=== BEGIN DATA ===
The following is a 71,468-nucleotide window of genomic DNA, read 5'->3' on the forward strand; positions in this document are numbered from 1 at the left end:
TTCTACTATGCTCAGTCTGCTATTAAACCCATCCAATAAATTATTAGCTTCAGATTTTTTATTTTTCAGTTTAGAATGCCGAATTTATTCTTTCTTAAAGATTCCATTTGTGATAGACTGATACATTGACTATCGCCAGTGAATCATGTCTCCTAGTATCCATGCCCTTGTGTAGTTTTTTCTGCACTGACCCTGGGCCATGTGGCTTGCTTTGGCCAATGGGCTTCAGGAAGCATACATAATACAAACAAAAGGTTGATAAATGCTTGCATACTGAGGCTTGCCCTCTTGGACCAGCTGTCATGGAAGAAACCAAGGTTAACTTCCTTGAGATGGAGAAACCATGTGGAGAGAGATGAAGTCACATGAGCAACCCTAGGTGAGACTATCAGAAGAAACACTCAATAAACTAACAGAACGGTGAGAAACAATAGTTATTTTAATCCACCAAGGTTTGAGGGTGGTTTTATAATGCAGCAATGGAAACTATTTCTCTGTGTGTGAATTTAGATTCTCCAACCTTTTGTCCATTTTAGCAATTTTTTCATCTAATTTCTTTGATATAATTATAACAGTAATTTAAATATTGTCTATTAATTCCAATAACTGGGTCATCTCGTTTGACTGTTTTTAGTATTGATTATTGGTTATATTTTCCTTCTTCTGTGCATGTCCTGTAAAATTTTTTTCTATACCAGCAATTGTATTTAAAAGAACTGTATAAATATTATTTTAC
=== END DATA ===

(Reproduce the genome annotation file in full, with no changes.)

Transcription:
The following is a 71,468-nucleotide window of genomic DNA, read 5'->3' on the forward strand; positions in this document are numbered from 1 at the left end:
TTCTACTATGCTCAGTCTGCTATTAAACCCATCCAATAAATTATTAGCTTCAGATTTTTTATTTTTCAGTTTAGAATGCCGAATTTATTCTTTCTTAAAGATTCCATTTGTGATAGACTGATACATTGACTATCGCCAGTGAATCATGTCTCCTAGTATCCATGCCCTTGTGTAGTTTTTTCTGCACTGACCCTGGGCCATGTGGCTTGCTTTGGCCAATGGGCTTCAGGAAGCATACATAATACAAACAAAAGGTTGATAAATGCTTGCATACTGAGGCTTGCCCTCTTGGACCAGCTGTCATGGAAGAAACCAAGGTTAACTTCCTTGAGATGGAGAAACCATGTGGAGAGAGATGAAGTCACATGAGCAACCCTAGGTGAGACTATCAGAAGAAACACTCAATAAACTAACAGAACGGTGAGAAACAATAGTTATTTTAATCCACCAAGGTTTGAGGGTGGTTTTATAATGCAGCAATGGAAACTATTTCTCTGTGTGTGAATTTAGATTCTCCAACCTTTTGTCCATTTTAGCAATTTTTTCATCTAATTTCTTTGATATAATTATAACAGTAATTTAAATATTGTCTATTAATTCCAATAACTGGGTCATCTCGTTTGACTGTTTTTAGTATTGATTATTGGTTATATTTTCCTTCTTCTGTGCATGTCCTGTAAAATTTTTTTCTATACCAGCAATTGTATTTAAAAGAACTGTATAAATATTATTTTAC